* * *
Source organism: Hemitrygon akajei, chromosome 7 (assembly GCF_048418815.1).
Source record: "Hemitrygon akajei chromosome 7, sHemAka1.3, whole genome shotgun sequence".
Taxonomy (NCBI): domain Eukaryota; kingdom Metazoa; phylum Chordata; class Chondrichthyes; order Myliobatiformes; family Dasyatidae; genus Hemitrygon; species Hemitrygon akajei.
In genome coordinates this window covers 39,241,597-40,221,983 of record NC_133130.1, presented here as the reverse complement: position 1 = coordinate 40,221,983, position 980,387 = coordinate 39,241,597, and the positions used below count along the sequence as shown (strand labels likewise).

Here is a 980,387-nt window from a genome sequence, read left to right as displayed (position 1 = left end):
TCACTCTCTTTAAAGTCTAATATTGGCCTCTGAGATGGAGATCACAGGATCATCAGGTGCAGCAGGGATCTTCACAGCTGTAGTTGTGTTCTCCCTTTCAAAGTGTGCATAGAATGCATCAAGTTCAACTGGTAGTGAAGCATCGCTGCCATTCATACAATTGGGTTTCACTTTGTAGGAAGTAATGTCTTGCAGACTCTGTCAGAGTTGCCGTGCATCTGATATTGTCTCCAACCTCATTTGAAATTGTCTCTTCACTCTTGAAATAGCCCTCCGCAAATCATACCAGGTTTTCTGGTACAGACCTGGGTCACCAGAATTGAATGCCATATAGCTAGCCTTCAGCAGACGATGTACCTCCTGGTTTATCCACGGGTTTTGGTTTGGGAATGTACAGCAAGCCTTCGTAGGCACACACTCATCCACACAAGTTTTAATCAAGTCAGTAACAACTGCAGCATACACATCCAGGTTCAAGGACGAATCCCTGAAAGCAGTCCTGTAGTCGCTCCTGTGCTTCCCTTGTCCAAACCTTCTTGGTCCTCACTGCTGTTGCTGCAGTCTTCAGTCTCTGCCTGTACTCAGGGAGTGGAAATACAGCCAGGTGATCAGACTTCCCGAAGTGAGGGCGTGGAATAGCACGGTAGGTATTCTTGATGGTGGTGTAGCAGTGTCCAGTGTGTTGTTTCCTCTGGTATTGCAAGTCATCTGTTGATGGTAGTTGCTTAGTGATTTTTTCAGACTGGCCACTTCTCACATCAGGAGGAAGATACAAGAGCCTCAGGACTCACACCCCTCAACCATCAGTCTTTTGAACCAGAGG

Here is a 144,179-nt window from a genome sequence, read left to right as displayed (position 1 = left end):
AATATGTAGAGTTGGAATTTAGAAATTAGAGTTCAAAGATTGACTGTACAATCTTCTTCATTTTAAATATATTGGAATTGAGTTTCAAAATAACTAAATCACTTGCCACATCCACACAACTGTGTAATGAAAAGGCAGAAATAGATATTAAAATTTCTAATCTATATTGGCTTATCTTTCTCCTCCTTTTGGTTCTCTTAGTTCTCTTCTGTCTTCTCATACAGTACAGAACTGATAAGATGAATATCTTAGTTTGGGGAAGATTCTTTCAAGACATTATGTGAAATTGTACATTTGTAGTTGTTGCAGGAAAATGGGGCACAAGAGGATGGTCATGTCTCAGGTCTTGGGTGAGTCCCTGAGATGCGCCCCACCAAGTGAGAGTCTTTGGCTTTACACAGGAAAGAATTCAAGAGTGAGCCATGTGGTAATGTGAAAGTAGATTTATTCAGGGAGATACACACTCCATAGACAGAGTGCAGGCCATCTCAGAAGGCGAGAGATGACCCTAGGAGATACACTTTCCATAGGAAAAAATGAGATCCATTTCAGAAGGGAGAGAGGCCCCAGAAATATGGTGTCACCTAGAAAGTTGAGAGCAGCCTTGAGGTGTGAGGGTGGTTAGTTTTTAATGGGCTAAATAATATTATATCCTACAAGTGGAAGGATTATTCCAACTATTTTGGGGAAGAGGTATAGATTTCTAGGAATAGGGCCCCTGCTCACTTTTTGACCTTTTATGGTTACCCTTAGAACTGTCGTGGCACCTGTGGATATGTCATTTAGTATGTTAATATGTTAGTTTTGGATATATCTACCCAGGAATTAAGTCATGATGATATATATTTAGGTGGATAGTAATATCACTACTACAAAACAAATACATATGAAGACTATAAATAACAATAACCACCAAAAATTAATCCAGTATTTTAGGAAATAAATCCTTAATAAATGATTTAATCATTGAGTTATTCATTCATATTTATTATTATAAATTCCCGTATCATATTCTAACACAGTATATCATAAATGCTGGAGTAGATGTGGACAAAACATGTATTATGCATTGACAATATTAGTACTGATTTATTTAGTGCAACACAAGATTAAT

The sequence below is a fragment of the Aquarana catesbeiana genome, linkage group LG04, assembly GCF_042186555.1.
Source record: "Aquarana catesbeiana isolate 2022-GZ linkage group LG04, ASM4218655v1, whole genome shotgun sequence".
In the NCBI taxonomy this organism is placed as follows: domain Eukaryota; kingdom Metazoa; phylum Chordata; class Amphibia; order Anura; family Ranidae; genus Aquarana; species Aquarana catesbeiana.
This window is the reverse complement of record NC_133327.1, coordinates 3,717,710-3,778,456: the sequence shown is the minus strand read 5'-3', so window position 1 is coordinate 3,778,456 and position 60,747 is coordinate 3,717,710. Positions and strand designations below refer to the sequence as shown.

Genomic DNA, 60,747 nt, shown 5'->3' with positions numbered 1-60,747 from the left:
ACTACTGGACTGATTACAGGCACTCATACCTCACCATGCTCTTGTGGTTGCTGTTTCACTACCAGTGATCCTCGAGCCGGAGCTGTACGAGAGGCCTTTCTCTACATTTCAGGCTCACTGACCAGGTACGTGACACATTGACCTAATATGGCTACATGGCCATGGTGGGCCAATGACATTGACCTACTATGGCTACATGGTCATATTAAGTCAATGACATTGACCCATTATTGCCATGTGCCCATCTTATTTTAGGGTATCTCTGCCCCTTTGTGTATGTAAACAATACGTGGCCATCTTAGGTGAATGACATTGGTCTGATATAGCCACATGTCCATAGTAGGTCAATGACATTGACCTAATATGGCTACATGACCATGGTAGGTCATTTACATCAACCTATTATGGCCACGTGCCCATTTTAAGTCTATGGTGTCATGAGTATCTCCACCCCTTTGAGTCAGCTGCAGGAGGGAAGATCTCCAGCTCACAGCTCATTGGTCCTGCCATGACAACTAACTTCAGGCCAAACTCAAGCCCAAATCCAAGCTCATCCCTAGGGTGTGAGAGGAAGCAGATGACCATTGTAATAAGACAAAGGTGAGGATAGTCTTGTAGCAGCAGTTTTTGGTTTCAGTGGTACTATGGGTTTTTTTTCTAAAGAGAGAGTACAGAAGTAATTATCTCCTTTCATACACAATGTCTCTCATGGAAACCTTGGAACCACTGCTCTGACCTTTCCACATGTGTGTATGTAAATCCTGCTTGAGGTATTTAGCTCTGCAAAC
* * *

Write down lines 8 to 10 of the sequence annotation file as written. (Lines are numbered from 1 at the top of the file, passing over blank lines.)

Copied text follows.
AATATGTAGAGTTGGAATTTAGAAATTAGAGTTCAAAGATTGACTGTACAATCTTCTTCATTTTAAATATATTGGAATTGAGTTTCAAAATAACTAAATCACTTGCCACATCCACACAACTGTGTAATGAAAAGGCAGAAATAGATATTAAAATTTCTAATCTATATTGGCTTATCTTTCTCCTCCTTTTGGTTCTCTTAGTTCTCTTCTGTCTTCTCATACAGTACAGAACTGATAAGATGAATATCTTAGTTTGGGGAAGATTCTTTCAAGACATTATGTGAAATTGTACATTTGTAGTTGTTGCAGGAAAATGGGGCACAAGAGGATGGTCATGTCTCAGGTCTTGGGTGAGTCCCTGAGATGCGCCCCACCAAGTGAGAGTCTTTGGCTTTACACAGGAAAGAATTCAAGAGTGAGCCATGTGGTAATGTGAAAGTAGATTTATTCAGGGAGATACACACTCCATAGACAGAGTGCAGGCCATCTCAGAAGGCGAGAGATGACCCTAGGAGATACACTTTCCATAGGAAAAAATGAGATCCATTTCAGAAGGGAGAGAGGCCCCAGAAATATGGTGTCACCTAGAAAGTTGAGAGCAGCCTTGAGGTGTGAGGGTGGTTAGTTTTTAATGGGCTAAATAATATTATATCCTACAAGTGGAAGGATTATTCCAACTATTTTGGGGAAGAGGTATAGATTTCTAGGAATAGGGCCCCTGCTCACTTTTTGACCTTTTATGGTTACCCTTAGAACTGTCGTGGCACCTGTGGATATGTCATTTAGTATGTTAATATGTTAGTTTTGGATATATCTACCCAGGAATTAAGTCATGATGATATATATTTAGGTGGATAGTAATATCACTACTACAAAACAAATACATATGAAGACTATAAATAACAATAACCACCAAAAATTAATCCAGTATTTTAGGAAATAAATCCTTAATAAATGATTTAATCATTGAGTTATTCATTCATATTTATTATTATAAATTCCCGTATCATATTCTAACACAGTATATCATAAATGCTGGAGTAGATGTGGACAAAACATGTATTATGCATTGACAATATTAGTACTGATTTATTTAGTGCAACACAAGATTAAT

The sequence below is a fragment of the Aquarana catesbeiana genome, linkage group LG04, assembly GCF_042186555.1.
Source record: "Aquarana catesbeiana isolate 2022-GZ linkage group LG04, ASM4218655v1, whole genome shotgun sequence".